Any pandemic, in any historical period, would benefit from a Bill & Tedmovie. “Bill & Ted Face the Music” makes that clear enough. It opens in theaters and online this weekend. While it’s adequate at best in its screen comedy technique, its heart is supremely generous. And its unfashionably persistent belief in the value of “being excellent to each other” goes down especially well in 2020, when so many have forgotten that one.
First things first: Keanu Reeves. He and his less-starry costar Alex Winter, as the San Dimas, Calif. friends for life, are now in their mid-50s. Now married (to their medieval princesses) with young adult daughters seriously into music, the duo isn’t a middle-aged extension of the duo introduced in “Bill & Ted’s Excellent Adventure” (1989) and “Bill & Ted’s Bogus Journey” (1991). They’re pretty much exactly the same guys, although Reeves — with jet-black hair, chalky-white features and an air of karaoke reluctance — seems to have re-learned the character from a Kabuki theater master.
Returning screenwriters Ed Solomonand Chris Matheson make “Face the Music” as much about Bill and Ted’s daughters, played wittily, with their dads’ goodwill and a few of their mannerisms, by Samara Weavingand Brigette Lundy-Paine. The movie starts with Bill and Ted coping with their Wyld Stallyns career descent after hitting the heights in “Bogus Journey.” Their marriages are likewise on the ropes. These boy-men need to step up!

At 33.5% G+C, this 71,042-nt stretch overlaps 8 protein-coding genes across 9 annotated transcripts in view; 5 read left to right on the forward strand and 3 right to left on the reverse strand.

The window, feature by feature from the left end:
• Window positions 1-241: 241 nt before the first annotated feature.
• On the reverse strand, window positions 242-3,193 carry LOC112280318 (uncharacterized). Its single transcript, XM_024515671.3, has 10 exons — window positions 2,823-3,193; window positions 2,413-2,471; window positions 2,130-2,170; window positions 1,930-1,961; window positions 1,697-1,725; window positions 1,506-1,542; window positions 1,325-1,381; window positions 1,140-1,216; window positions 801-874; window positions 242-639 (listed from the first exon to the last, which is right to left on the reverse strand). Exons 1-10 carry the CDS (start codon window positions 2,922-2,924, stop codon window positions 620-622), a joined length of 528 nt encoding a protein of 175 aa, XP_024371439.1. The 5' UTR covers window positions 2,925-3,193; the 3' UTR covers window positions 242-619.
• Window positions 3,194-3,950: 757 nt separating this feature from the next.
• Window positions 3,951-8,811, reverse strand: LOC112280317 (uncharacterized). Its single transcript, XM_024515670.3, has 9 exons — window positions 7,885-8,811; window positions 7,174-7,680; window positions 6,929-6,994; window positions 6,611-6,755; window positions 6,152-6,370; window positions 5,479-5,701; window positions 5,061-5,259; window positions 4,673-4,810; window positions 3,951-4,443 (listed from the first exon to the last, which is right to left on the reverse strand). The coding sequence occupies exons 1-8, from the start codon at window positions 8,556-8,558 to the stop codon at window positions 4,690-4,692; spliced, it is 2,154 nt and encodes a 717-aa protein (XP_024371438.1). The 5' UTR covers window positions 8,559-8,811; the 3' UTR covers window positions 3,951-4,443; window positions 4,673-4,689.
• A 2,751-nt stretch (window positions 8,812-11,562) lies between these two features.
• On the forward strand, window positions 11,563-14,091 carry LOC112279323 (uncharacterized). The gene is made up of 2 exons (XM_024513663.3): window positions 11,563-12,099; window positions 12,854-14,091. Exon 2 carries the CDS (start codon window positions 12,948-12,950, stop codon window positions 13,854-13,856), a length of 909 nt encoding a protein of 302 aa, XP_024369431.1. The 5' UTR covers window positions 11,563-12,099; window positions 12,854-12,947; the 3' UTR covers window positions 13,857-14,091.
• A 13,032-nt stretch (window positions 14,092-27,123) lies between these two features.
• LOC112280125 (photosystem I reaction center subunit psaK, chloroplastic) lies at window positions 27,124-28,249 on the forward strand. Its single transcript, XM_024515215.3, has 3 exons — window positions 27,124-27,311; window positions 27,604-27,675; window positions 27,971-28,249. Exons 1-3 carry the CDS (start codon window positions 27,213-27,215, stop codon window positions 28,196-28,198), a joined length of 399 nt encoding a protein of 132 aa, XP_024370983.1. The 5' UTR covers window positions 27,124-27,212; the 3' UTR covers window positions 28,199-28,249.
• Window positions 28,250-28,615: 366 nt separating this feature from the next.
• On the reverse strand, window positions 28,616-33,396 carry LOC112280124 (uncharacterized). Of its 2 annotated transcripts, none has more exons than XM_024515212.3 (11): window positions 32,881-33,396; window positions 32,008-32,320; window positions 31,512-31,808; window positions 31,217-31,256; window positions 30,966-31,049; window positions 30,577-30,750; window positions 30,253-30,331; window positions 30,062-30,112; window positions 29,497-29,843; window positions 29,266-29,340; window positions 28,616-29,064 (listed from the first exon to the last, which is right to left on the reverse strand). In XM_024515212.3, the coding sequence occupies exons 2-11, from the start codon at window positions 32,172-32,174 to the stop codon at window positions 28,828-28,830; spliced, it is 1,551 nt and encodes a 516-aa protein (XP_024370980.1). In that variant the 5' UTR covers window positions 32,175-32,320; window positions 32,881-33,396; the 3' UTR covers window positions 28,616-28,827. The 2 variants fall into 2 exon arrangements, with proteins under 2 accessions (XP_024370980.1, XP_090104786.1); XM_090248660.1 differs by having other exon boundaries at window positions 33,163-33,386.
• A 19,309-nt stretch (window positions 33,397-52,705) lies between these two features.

So they do, in a what-the-hell plot featuring Holland Taylor as the Great Leader of 28th Century; Kristen Schaal as the daughter of time-travel coach Rufus (George Carlin in the first two films); and, among other “Bill & Ted” alums and newcomers, William Sadler’s invaluable Czech-accented Reaper, exercising his own peculiarly lethal comic timing.